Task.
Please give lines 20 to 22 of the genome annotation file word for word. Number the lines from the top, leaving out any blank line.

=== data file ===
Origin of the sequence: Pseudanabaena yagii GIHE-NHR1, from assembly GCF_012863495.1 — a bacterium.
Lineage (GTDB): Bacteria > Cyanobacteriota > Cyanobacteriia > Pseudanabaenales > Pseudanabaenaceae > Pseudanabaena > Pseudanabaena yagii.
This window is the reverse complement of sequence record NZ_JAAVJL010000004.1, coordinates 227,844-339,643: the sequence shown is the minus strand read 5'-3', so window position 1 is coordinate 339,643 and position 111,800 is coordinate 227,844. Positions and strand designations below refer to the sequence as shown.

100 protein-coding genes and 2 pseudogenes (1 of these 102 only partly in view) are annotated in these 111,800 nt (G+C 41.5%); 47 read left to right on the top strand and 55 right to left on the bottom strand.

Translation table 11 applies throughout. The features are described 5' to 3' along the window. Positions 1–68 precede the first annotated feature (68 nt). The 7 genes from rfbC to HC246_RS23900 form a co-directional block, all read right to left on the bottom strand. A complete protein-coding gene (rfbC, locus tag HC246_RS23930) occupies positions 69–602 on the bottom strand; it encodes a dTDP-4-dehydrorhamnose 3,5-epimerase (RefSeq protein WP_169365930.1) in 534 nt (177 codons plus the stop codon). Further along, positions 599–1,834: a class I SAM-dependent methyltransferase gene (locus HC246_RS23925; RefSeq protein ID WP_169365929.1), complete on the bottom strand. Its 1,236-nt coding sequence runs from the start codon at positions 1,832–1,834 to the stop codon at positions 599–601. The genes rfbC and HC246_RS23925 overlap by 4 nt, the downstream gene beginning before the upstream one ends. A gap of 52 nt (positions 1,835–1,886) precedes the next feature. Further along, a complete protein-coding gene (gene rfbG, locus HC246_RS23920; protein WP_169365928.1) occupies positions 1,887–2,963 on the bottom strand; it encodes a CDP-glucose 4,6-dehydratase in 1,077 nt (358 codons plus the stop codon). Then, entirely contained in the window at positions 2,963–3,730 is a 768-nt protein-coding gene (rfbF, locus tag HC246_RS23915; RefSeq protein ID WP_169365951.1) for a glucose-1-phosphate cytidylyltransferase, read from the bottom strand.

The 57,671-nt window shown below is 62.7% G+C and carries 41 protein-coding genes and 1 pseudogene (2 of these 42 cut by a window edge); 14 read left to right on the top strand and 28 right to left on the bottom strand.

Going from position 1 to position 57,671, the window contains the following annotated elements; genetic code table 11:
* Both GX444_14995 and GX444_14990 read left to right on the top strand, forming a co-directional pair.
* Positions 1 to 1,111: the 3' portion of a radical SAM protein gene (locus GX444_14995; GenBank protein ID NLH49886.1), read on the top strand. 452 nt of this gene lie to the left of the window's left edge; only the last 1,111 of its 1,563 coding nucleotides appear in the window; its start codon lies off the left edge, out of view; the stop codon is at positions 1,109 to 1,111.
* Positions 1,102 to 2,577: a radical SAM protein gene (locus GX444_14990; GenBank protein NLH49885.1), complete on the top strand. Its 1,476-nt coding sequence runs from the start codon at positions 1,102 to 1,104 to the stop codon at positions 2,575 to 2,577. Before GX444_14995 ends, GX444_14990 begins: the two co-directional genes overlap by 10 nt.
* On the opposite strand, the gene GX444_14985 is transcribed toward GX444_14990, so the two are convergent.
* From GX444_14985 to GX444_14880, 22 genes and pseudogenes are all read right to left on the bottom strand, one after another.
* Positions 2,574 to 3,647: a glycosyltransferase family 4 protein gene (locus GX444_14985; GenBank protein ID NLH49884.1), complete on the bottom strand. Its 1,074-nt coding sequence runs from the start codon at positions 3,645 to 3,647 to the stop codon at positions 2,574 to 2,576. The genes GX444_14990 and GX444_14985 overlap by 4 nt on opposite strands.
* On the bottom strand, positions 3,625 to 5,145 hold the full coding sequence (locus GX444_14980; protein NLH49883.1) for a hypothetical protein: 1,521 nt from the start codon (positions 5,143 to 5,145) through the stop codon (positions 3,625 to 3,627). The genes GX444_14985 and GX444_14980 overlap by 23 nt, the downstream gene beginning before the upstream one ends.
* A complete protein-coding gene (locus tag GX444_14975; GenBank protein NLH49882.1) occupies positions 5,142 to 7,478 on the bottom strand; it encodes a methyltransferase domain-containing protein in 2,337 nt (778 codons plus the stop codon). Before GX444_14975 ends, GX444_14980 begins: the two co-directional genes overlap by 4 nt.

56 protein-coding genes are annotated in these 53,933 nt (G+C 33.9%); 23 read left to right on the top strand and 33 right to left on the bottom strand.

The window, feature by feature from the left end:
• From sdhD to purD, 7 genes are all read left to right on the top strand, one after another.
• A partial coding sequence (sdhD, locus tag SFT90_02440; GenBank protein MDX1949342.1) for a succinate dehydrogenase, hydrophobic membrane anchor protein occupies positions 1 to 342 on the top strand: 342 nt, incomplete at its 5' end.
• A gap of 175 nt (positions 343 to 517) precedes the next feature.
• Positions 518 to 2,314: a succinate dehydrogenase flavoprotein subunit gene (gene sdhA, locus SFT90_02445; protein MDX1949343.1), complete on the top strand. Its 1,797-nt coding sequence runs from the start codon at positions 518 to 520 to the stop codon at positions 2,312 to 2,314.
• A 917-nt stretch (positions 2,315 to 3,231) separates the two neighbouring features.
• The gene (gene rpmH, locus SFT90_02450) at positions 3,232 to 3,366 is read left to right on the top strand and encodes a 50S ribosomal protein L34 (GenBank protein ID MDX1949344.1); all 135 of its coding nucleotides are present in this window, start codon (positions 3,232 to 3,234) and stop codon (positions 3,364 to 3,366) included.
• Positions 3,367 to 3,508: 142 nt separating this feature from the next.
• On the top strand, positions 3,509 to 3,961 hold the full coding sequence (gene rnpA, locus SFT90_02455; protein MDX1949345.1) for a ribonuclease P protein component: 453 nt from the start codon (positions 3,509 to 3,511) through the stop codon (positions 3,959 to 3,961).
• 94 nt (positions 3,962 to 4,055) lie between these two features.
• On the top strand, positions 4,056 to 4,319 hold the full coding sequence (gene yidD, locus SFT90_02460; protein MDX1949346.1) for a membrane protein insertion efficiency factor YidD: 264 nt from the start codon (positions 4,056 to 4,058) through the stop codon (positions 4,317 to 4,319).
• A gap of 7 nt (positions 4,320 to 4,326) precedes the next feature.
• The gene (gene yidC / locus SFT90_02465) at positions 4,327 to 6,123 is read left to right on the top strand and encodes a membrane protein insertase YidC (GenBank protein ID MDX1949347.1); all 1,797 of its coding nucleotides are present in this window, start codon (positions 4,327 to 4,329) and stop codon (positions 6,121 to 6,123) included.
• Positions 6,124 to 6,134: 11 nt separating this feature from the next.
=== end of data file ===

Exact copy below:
• A gap of 175 nt (positions 343 to 517) precedes the next feature.
• Positions 518 to 2,314: a succinate dehydrogenase flavoprotein subunit gene (gene sdhA, locus SFT90_02445; protein MDX1949343.1), complete on the top strand. Its 1,797-nt coding sequence runs from the start codon at positions 518 to 520 to the stop codon at positions 2,312 to 2,314.
• A 917-nt stretch (positions 2,315 to 3,231) separates the two neighbouring features.